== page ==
Using isotope analysis to understand the origins of water resources and identify appropriate water interventions has many precedents especially in South Asia. In Uttarakhand, India, communities have been forced to migrate due to drying up of springs and lack of other sources of water. Isotope analysis has been used to identify ideal recharge areas for these springs and implement recharge ponds that can ensure reliable water supplies to the communities.
Isotope analysis in Nepal
Realizing the potential of isotope analysis for water management in Nepal, the “Building Climate Resilience of Watersheds in Mountain Eco-Regions” (BCRWME) project has successfully piloted the application of isotope analysis for identification of recharge zones for springs sources. The project is supported by the Climate Investment Fund, the Asian Development Bank (ADB) and the Nordic Development Fund (NDF) and is administered by the Department of Soil Conservation and Watershed Management (DSCWM). Leading the pilot research component of the project, the International Water Management Institute (IWMI) has gathered over 400 water samples in two years from Shikharpur and Banlek village in the West Seti river basin, where drying springs are the primary source of water. By identifying recharge areas for springs in BCRWME project areas using isotope analysis, DSCWM’s understanding of the water resource connections and origins is improved. Isotope analysis has explained poor performance of existing recharge ponds located far from ideal areas and provided guidance for future implementation of such interventions. Learning from this project will provide guidance for better selection and implementation of interventions in the next phase of the project.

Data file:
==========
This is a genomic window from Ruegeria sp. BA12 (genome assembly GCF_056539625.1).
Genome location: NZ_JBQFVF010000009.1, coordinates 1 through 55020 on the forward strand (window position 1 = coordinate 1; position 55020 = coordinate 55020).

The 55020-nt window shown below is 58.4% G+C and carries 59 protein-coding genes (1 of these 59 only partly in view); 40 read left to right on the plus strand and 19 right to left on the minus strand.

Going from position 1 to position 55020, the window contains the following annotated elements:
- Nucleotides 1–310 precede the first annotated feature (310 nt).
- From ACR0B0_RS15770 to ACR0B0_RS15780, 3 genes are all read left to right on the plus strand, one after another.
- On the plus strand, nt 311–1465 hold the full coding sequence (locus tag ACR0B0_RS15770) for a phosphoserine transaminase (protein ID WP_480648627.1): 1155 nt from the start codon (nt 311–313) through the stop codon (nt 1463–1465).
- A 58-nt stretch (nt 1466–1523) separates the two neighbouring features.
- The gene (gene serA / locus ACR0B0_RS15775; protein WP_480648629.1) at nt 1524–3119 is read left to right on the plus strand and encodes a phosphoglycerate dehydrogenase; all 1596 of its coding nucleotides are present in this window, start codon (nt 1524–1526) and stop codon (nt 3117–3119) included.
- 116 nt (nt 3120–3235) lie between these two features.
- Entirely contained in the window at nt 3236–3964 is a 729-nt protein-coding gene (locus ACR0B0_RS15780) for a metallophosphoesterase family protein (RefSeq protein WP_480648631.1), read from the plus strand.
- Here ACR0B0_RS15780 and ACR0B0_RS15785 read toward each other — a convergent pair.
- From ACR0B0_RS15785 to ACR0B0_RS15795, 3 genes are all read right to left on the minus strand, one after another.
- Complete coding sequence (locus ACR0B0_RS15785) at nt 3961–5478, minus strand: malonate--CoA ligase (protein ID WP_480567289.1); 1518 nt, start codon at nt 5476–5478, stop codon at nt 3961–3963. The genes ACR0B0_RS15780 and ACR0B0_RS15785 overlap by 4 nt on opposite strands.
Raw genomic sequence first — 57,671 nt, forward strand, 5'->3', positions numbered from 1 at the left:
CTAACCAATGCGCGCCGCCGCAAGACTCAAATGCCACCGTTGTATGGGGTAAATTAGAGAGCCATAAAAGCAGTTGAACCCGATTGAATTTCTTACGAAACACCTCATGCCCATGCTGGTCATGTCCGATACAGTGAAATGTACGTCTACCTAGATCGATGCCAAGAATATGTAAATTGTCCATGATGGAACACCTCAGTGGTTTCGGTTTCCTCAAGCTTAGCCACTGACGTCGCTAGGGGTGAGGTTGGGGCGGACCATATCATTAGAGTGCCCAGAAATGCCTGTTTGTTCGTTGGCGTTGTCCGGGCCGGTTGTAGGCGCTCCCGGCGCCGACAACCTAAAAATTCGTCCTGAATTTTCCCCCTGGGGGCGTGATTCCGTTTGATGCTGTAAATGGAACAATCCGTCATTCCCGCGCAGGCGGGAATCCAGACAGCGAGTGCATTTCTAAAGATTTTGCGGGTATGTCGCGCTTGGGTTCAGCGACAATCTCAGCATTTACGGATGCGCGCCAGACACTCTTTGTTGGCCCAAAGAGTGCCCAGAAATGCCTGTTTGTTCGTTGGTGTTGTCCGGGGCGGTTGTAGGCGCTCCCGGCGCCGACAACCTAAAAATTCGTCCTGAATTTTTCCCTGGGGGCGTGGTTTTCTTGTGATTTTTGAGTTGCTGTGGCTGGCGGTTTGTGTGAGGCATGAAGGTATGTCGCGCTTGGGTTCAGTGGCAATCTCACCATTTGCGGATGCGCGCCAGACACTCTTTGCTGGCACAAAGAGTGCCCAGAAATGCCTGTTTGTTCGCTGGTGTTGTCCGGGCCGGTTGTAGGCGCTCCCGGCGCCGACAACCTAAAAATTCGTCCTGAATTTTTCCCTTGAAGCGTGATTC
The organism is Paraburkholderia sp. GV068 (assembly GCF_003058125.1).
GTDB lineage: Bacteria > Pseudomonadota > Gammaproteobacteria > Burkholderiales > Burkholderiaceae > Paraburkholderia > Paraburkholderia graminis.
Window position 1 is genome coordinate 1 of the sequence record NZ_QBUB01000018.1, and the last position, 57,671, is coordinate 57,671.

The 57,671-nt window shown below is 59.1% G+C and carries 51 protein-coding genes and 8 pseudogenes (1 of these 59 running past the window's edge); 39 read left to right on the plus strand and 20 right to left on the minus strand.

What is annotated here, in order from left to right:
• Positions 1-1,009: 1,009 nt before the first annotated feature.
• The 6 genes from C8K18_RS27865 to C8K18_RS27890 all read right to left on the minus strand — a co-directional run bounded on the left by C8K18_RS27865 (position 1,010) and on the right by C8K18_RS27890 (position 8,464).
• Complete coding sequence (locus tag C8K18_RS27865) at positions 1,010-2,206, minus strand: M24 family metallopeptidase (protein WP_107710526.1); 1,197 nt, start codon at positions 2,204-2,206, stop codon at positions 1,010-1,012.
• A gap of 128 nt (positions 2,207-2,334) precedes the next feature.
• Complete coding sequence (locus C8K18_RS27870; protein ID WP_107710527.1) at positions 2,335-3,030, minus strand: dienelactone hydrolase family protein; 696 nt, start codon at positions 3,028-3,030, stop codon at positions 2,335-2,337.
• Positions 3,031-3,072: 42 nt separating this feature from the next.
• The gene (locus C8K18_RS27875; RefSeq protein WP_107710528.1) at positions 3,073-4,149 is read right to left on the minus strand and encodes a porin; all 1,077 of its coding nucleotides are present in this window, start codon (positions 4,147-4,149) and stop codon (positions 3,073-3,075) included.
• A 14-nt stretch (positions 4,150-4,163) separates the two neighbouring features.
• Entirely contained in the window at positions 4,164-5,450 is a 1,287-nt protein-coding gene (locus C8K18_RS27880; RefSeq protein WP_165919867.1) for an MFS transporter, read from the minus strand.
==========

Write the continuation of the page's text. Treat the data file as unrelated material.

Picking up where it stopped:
Harnessing the true potential of isotope analysis
The extent to which isotope analysis has been used so far to better understand water resources has barely scratched the surface. And maintaining a lab that needs to run twenty-four hours a day is tough, given the current near-zero application of isotope analysis in Nepal. Though the Groundwater Resources Development Board of Nepal owns an isotope analysis machine, it is hobbled by many challenges, including lack of skilled personnel, limited resources, and an unreliable power supply. Interpreting isotope analyses results can appear daunting at the start, hindering the rapid adoption of the technology, but it is a skill that can be easily mastered over time.
Knowing where your water comes from is a key step in designing effective watershed management strategies to protect and improve our water sources. Under the increasing pressures of climate change, urbanization, and development, we need to promote the use of science-based solutions for water management.
Thrive blog is a space for independent thought and aims to stimulate discussion among sustainable agriculture researchers and the public. Blogs are facilitated by the CGIAR Research Program on Water, Land and Ecosystems (WLE) but reflect the opinions and information of the authors only and not necessarily those of WLE and its donors or partners. WLE and partners are supported by CGIAR Fund Donors, including: ACIAR, DFID, DGIS, SDC, and others.